July 6, 2010

  • Obama meets with Israeli Prime Minister Netanyahu
  • Thai government extends emergency rule, citing fears of unrest
  • Workers at private security firms in Pakistan cite unfair working conditions
  • Environmentalist sentenced for protest at Capitol building
  • West Virginia officials move to replace late Senator Byrd

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Prior to spill, BP overstated the amount of oil it could skim by nearly 98%
Just weeks before the oil spill disaster in the Gulf of Mexico – BP vastly overstated its ability to skim spilled oil should just such a calamity occur. In documents submitted to federal regulators in late March, BP claimed it could recover almost half a million barrels of oil each day by skimming. In fact – the sum total of oil skimmed from the surface thus far is just over half of what the company said it could clean up in just one day. According to the Washington Post, the lion’s share of the more than 600,000 barrels that has been cleaned up has been removed through capture at the origin of the leak and burning. More than 2 million barrels has leaked into the gulf to date. A super skimmer is now being tested in the region – it remains to be seen just how much this giant Taiwanese vessel will be able to remove from Gulf surface waters. And a new containment ship that was supposed to hook up to the cap over the well today will not be put in place until later this week when the weather improves.  The Helix Producer is supposed to collect up to 25,000 barrels a day.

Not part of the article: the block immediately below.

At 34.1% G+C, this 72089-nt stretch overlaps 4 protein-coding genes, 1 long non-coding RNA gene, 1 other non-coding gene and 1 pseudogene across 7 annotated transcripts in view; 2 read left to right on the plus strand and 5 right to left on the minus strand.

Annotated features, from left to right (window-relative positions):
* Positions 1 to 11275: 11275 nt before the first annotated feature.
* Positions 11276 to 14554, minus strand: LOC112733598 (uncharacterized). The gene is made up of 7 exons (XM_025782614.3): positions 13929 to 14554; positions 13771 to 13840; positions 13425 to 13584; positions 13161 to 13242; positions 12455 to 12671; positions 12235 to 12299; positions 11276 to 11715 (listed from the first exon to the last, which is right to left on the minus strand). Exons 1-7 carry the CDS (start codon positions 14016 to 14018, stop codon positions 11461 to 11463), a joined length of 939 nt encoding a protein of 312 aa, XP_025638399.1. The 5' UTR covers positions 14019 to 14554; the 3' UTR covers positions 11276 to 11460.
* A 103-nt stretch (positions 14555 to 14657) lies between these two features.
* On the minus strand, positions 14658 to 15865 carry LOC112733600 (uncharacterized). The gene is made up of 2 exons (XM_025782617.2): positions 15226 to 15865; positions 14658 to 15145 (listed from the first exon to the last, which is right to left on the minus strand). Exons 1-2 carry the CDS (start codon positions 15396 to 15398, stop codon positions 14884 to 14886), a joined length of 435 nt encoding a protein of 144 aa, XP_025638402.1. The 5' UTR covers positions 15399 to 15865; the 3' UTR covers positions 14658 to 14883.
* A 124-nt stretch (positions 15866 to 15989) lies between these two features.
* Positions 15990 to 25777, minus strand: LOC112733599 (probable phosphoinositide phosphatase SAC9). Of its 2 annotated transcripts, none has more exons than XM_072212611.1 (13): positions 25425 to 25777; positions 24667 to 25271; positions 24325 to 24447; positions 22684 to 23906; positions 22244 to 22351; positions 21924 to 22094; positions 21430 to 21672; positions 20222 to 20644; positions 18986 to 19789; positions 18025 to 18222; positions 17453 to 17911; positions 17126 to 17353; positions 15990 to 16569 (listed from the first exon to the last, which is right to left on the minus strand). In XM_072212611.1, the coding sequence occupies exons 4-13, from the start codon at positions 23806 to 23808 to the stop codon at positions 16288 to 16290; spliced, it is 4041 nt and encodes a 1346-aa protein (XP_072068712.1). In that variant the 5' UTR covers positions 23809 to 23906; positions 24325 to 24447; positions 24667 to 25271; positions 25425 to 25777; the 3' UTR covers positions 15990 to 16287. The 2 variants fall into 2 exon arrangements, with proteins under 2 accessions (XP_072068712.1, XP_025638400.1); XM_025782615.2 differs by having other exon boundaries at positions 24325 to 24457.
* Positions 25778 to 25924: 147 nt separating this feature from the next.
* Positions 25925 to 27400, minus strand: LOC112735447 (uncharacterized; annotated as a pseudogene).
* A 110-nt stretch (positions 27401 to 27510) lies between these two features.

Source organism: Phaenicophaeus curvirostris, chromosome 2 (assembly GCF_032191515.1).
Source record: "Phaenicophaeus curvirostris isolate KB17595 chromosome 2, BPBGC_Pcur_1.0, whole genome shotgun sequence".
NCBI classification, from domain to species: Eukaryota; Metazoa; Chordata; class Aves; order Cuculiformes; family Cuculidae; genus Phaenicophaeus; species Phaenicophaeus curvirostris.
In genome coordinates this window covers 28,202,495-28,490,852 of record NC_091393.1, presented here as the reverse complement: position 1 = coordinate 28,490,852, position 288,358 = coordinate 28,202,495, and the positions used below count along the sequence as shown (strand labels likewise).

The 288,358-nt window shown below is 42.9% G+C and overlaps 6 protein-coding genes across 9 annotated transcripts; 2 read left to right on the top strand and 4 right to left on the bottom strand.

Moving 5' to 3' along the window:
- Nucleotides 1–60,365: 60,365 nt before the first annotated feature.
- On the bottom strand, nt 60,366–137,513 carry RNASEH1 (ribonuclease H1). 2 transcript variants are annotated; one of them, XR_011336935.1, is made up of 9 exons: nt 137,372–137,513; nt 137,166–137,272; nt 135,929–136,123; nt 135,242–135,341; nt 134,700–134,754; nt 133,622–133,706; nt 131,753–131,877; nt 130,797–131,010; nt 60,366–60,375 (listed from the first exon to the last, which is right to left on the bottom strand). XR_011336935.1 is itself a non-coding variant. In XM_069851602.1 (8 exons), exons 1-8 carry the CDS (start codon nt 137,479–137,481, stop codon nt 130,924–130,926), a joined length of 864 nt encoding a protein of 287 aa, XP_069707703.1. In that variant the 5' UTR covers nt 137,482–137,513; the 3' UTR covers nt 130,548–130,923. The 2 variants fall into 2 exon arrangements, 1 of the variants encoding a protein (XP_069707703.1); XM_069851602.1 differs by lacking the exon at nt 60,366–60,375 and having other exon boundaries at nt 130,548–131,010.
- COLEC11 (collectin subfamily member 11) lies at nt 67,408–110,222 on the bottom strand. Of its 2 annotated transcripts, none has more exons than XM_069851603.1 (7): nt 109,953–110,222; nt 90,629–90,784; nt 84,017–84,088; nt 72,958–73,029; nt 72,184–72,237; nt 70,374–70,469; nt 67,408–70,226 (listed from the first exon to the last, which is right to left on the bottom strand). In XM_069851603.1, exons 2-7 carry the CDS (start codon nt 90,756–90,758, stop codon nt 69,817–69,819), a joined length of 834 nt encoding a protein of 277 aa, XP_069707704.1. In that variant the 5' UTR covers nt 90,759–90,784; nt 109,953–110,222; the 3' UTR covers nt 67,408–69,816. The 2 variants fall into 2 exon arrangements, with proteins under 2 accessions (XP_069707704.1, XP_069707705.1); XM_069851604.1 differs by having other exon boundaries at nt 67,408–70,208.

Justice Department seeks to block Arizona’s immigration law
The Obama administration filed a challenge today to Arizona’s recently enacted anti-immigration law – and seeks to block it implementation. The suit, filed in US District Court in Phoenix, says SB1070 is unconstitutional because the state law appropriates federal authority over immigration matters.  Further – the suit also argues that Arizona’s law will result in police harassment.  And a delegation of immigration activists’ from Arizona arrived in DC today where they began a 24 hour vigil in front of the White House. Shuya Ohno was among those gathered in Lafayette Park who say the federal challenge to Arizona’s law is just the first step.

“SB1070, this harsh anti immigrant, inhumane law – this discriminatory law — cannot stand, that the Department of Justice has to challenge, that the Court has to overturn this law. And secondly, that’s just the first step. There are so many other states that are considering similar laws that have to be stopped. The only real solution is real immigration reform.”

The Justice Department joins the ACLU, a coalition of Latino clergy and even a Tucson police officer in challenging the law.


Cycle of police violence, protests and death continue in Kashmir